Spidey Sensor: Spider Leg Organs Inspire a New Sound Detector
Spiders “hear” each other and their environments through hairs on their bodies and through crack-shaped slits on their legs. These...
Spiders “hear” each other and their environments through hairs on their bodies and through crack-shaped slits on their legs. These hairs and slit organs pick up tiny vibrations in the air, which help them detect movement — helping them find prey or a potential mate, for example.
The special slit organs, in some cases called lyriform organs, have parallel slits that look like the strings of a lyre or another stringed instrument. They move and deform in response to minute external forces. Daeshik Kang and Mansoo Choi of Seoul National University and their colleagues wondered if they could mimic that response to build a flexible, tiny and very sensitive sound detector. Their findings are published today in Nature.
Teams of scientists are continually coming up with new miniaturized electronics, which would conceivably help people track their health, monitor infrastructure, and do a whole host of other things. But it’s been hard to come up with something that is at once durable, flexible, and highly sensitive to vibration.
Kang and colleagues built a thin platinum film with cracks embedded in it, layered on top of a soft polymer substrate. The slits were designed to mimic the lyriform slit organ of a spider leg. As in spiders, the platinum cracks deform and stretch in the presence of a mechanical strain — like the vibrations caused by sound waves. The device is connected to an electrical current, which only flows through the platinum.
To test it as a sound detector, the researchers first attached their platinum sensor to a violin, just above the f-hole on the instrument’s right side. Those holes are what allow vibrating air to emerge from the instrument and make a lovely sound.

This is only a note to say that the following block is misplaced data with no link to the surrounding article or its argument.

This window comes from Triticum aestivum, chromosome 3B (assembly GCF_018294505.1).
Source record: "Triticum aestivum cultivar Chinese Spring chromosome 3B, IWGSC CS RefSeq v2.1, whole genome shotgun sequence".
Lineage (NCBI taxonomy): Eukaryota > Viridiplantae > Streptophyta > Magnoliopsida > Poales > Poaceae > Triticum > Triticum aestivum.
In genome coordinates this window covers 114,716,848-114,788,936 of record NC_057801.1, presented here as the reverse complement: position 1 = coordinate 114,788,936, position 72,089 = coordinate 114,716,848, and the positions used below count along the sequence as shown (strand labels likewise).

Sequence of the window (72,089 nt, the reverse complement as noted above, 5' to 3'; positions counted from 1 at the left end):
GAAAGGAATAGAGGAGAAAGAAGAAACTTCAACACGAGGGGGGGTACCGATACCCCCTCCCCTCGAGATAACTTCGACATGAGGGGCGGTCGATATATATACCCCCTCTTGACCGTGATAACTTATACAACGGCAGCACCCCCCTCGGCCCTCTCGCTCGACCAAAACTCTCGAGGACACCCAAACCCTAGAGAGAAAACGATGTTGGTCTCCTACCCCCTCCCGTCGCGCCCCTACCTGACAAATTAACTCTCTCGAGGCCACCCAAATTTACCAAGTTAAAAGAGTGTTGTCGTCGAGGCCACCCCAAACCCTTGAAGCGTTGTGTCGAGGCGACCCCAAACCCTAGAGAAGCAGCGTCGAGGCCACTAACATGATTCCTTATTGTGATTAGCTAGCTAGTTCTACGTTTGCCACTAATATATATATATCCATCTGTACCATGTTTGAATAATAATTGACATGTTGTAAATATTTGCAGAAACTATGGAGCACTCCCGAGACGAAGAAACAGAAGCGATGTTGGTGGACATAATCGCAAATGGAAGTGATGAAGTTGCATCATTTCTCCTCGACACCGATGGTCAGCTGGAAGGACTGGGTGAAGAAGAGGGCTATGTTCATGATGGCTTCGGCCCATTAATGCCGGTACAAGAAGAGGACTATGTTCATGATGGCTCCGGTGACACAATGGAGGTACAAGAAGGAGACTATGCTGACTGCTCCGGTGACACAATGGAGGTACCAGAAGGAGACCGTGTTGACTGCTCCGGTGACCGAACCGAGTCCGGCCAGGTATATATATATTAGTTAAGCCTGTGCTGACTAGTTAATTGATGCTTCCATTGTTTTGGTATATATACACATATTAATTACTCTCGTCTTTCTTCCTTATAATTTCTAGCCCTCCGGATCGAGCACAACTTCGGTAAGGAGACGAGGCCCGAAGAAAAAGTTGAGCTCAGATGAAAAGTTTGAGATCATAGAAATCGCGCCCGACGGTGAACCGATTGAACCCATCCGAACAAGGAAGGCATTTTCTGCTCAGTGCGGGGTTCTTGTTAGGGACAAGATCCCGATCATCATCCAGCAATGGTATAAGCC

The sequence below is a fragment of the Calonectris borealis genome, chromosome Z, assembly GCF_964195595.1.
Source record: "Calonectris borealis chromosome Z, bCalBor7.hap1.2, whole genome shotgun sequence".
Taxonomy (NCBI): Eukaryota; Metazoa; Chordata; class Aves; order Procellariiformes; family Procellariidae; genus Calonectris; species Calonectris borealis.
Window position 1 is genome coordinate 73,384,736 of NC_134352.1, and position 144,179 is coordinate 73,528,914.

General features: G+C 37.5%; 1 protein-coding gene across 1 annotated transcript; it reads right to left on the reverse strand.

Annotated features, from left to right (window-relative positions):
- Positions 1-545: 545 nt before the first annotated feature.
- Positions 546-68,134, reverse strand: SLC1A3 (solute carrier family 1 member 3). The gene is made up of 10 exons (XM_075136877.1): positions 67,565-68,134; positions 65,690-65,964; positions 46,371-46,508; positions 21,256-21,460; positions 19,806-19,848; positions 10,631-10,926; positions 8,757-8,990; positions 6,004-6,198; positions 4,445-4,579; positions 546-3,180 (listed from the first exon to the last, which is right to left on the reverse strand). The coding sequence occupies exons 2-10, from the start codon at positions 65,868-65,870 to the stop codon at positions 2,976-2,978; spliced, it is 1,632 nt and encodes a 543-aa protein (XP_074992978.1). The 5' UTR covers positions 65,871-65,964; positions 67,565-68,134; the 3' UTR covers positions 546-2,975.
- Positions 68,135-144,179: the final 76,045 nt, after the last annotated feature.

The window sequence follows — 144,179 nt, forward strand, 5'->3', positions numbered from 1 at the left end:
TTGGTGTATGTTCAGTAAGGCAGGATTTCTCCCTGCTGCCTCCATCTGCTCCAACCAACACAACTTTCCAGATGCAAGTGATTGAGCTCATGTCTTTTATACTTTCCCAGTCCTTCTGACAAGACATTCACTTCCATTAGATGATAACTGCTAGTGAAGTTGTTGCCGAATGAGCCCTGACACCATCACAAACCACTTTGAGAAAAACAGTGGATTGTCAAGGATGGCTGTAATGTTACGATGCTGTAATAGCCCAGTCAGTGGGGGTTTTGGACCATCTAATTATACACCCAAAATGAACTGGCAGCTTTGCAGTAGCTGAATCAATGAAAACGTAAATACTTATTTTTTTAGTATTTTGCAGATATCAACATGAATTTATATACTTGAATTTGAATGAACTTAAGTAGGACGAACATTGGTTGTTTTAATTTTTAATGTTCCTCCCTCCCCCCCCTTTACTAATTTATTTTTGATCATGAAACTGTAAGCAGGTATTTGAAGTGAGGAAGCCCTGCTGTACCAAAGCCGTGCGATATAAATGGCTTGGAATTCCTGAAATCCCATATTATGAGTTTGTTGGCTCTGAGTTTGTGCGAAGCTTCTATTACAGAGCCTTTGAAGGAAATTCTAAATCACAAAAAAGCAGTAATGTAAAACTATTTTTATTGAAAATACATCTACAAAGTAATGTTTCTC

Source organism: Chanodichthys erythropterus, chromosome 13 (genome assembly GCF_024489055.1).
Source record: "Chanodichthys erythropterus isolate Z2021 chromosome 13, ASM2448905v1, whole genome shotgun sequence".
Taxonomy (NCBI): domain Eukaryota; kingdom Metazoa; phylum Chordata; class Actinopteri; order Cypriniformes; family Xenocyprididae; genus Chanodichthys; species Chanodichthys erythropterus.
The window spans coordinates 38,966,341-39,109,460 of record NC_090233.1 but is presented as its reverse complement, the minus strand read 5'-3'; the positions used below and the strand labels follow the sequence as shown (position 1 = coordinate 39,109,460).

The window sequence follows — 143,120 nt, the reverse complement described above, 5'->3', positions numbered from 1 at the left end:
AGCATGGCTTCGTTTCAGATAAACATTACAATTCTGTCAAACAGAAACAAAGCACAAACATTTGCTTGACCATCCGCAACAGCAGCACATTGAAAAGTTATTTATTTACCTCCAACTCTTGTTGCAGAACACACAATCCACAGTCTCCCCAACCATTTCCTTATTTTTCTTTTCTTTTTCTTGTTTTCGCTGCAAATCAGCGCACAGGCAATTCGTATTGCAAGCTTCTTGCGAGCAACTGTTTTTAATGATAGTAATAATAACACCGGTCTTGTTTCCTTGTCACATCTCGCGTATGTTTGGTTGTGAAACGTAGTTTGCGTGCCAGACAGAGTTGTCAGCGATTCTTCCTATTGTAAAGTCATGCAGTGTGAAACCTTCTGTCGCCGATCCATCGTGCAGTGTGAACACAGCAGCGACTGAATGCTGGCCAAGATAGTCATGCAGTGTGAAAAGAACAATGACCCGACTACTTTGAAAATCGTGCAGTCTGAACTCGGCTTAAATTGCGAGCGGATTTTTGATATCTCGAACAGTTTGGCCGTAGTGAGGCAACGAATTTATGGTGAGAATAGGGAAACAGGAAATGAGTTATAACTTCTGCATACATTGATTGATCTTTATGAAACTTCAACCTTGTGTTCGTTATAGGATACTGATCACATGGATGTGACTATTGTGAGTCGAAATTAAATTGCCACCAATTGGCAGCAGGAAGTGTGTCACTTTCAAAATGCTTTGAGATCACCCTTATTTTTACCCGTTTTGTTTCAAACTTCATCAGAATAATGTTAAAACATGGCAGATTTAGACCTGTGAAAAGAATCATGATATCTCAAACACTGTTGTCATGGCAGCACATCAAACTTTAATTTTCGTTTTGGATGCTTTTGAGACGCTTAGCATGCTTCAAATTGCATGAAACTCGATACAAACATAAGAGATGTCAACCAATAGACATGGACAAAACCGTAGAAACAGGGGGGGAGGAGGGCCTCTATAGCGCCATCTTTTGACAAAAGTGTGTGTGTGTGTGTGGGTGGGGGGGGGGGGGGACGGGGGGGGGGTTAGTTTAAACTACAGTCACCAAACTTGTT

A violinist played a selection from Elgar’s “Salut d’Amour,” and the tiny spider sensor vibrated in concert. Its movements were translated into digital signals, and the researchers made a spectrogram, which you can see in the video. The sensor correctly recorded the harmonic frequency of each note in the piece.
Since that worked so well, the team next turned to human speech. They stuck the sensor on the necks of 10 human volunteers, and asked them to say the words “go,” “jump,” “shoot” and “stop” — commands in a video game — more than 10 times into a microphone. Then they compared the microphone’s recording to the spidey sensor’s recording. When the researchers played background noise at the same time, the microphone’s spectrogram signals got really noisy, but the crack sensor remained accurate.
This mimics a phenomenon known as the “cocktail party effect,” in which our brains are able to filter out unnecessary background noise and focus on a single source — something microphones typically can’t do. Finally, the researchers attached their spider sensor to volunteers’ wrists to monitor heart rates.
They also tried these experiments with a gold-plated sensor, but it didn’t work as well; platinum has some specific crack behaviors at the smallest scales that make it more effective. With some tweaks, the platinum-based one could become even more accurate, the authors say.
How do spiders use their own organs? The wandering spider, Cupiennius salei, scratches leaves with its mouth and abdomen, explains engineer Peter Fratzl in a perspective piece that publishes today along with Choi and Kang’s paper. A potential mate can sense these movements using its lyriform organ.
As Fratzl points out, the spider-inspired sensor gives an impressive performance — but it’s still a long way from the real thing.
“We are still far away from an artificial sensory system with a performance similar to that of the spider organ, whose evolution going back to the origins of the Chelicerata group of arthropods has been 1,000 times longer than the existence of humans,” he writes.
Citation: Kang, D. et al. 11 Dec. 2014. Ultrasensitive mechanical crack-based sensor inspired by the spider sensory system. Nature 516:222. DOI: 10.1038/nature14002